Finally, I read something about the similarities between the neural auditory mechanism of birds and humans and how birdsong can actually somehow trigger areas or processes within the bird's own brain which mirror those same neural reactions to an action or experience, pleasurable most likely, so the bird might be thought to be auto-stimulating or simulating certain experiences simply by creating certain sound patterns.
Per Wikipedia's entry for 'Bird vocalization':
"Because mirror neurons exhibit both sensory and motor activity, some researchers have suggested that mirror neurons may serve to map sensory experience onto motor structures."
This made me wonder about the work of neuroscientists and engineers working with psychoacoustics and perhaps music trying to emulate or model those mechanisms or synthesize certain sounds which can artificially emulate or trigger human emotions, thoughts, or even physiological reflexes based on these avian auto-stimulus mechanisms. For example, one of the parameter sets of the Neuron includes the "Funny" parameter. Since the NAS Engine exploits psychoacoustic principles I wondered if more directly targeting certain neural aesthetic and emotional perceptions based on sound characteristics clinically determined to elicit certain responses was an area of active research? This subject seems especially suitable for sound synthesis when one considers just how vivid and lush the songs of some bird species sounds even to our human ears who (ostensibly) are not the natural targets of the birds' amorous chirps.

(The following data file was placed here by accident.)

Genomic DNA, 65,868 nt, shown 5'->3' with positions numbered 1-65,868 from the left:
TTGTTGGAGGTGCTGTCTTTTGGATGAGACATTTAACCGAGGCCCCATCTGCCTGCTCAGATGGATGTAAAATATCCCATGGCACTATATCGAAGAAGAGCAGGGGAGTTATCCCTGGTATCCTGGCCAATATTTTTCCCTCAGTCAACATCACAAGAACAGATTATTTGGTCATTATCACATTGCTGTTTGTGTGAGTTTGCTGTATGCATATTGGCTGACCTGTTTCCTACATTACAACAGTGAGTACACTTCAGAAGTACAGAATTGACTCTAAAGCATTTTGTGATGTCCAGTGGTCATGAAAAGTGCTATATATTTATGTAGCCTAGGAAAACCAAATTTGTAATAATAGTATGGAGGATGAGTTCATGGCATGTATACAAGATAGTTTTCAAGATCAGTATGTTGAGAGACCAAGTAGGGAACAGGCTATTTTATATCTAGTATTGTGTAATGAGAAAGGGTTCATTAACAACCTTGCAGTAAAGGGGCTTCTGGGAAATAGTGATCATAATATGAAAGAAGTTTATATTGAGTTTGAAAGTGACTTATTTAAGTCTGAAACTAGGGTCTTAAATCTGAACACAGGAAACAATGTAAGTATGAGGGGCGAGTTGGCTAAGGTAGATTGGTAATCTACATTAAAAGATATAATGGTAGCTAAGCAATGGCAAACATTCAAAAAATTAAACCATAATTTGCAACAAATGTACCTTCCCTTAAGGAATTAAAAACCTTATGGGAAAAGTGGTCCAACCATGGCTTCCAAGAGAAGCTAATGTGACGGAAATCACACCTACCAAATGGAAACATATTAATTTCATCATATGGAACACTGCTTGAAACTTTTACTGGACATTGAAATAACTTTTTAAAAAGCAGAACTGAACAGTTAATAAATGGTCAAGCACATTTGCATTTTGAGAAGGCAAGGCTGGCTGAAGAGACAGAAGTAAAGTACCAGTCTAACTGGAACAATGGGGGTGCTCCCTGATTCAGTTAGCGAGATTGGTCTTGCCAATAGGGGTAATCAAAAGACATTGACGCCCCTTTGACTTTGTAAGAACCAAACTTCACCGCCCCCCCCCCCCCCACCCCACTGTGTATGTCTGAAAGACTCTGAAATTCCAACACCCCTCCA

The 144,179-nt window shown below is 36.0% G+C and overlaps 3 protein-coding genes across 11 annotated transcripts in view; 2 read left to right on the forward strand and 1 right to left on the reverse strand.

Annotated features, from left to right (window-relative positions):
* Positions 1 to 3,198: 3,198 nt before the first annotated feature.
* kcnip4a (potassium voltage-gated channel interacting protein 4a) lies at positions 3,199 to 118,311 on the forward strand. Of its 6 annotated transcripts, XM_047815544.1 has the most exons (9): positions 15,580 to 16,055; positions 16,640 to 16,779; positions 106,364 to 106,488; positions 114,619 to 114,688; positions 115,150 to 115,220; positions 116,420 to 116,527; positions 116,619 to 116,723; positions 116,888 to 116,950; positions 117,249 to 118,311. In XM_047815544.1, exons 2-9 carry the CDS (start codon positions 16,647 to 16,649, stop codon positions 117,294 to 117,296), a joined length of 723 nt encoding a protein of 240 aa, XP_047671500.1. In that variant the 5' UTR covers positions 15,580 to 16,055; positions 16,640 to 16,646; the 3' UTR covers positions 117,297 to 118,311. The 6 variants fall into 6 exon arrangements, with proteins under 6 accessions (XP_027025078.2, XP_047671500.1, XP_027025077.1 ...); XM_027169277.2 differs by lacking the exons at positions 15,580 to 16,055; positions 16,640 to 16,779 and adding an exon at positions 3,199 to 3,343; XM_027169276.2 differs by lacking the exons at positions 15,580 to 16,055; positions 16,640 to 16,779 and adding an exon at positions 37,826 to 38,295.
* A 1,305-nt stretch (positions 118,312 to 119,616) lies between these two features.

Of course, it's fun to tease researchers and engineers about "meddling" in the field of bio-engineering, so I might continue my tasteless Mengele allusions. But shucks, all I know is that there's something weird goin' on in my Neuron (VS).